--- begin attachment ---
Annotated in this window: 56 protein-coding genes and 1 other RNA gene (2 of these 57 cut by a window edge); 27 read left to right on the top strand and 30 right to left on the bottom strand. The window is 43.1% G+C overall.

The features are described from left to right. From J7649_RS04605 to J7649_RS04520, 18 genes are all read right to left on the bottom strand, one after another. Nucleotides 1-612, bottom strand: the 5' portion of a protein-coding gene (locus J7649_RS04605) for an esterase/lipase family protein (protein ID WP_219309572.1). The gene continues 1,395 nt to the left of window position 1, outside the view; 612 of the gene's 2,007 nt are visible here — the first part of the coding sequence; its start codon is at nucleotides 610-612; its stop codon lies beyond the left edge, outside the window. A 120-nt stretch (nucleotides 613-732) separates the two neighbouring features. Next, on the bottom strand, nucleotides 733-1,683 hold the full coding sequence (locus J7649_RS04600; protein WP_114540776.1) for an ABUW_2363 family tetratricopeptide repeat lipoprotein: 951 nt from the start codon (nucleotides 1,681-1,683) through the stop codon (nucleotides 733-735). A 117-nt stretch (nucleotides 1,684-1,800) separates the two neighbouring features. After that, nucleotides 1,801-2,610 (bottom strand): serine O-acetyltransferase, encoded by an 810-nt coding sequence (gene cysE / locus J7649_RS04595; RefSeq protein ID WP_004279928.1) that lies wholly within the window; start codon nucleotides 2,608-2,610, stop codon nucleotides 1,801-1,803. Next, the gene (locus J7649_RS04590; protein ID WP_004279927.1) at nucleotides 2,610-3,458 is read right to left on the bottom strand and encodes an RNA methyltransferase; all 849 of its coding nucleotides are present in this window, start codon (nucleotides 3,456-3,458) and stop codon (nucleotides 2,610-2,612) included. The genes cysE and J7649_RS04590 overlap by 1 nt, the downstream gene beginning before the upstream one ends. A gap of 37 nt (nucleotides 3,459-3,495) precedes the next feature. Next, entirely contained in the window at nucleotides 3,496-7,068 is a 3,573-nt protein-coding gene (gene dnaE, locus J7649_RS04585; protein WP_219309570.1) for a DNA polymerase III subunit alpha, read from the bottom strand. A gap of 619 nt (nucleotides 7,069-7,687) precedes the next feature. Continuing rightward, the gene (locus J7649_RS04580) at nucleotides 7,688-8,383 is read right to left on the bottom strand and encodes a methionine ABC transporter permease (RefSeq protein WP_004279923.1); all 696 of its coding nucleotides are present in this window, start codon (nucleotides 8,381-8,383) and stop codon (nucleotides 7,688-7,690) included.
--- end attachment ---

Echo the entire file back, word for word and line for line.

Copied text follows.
Annotated in this window: 56 protein-coding genes and 1 other RNA gene (2 of these 57 cut by a window edge); 27 read left to right on the top strand and 30 right to left on the bottom strand. The window is 43.1% G+C overall.

The features are described from left to right. From J7649_RS04605 to J7649_RS04520, 18 genes are all read right to left on the bottom strand, one after another. Nucleotides 1-612, bottom strand: the 5' portion of a protein-coding gene (locus J7649_RS04605) for an esterase/lipase family protein (protein ID WP_219309572.1). The gene continues 1,395 nt to the left of window position 1, outside the view; 612 of the gene's 2,007 nt are visible here — the first part of the coding sequence; its start codon is at nucleotides 610-612; its stop codon lies beyond the left edge, outside the window. A 120-nt stretch (nucleotides 613-732) separates the two neighbouring features. Next, on the bottom strand, nucleotides 733-1,683 hold the full coding sequence (locus J7649_RS04600; protein WP_114540776.1) for an ABUW_2363 family tetratricopeptide repeat lipoprotein: 951 nt from the start codon (nucleotides 1,681-1,683) through the stop codon (nucleotides 733-735). A 117-nt stretch (nucleotides 1,684-1,800) separates the two neighbouring features. After that, nucleotides 1,801-2,610 (bottom strand): serine O-acetyltransferase, encoded by an 810-nt coding sequence (gene cysE / locus J7649_RS04595; RefSeq protein ID WP_004279928.1) that lies wholly within the window; start codon nucleotides 2,608-2,610, stop codon nucleotides 1,801-1,803. Next, the gene (locus J7649_RS04590; protein ID WP_004279927.1) at nucleotides 2,610-3,458 is read right to left on the bottom strand and encodes an RNA methyltransferase; all 849 of its coding nucleotides are present in this window, start codon (nucleotides 3,456-3,458) and stop codon (nucleotides 2,610-2,612) included. The genes cysE and J7649_RS04590 overlap by 1 nt, the downstream gene beginning before the upstream one ends. A gap of 37 nt (nucleotides 3,459-3,495) precedes the next feature. Next, entirely contained in the window at nucleotides 3,496-7,068 is a 3,573-nt protein-coding gene (gene dnaE, locus J7649_RS04585; protein WP_219309570.1) for a DNA polymerase III subunit alpha, read from the bottom strand. A gap of 619 nt (nucleotides 7,069-7,687) precedes the next feature. Continuing rightward, the gene (locus J7649_RS04580) at nucleotides 7,688-8,383 is read right to left on the bottom strand and encodes a methionine ABC transporter permease (RefSeq protein WP_004279923.1); all 696 of its coding nucleotides are present in this window, start codon (nucleotides 8,381-8,383) and stop codon (nucleotides 7,688-7,690) included.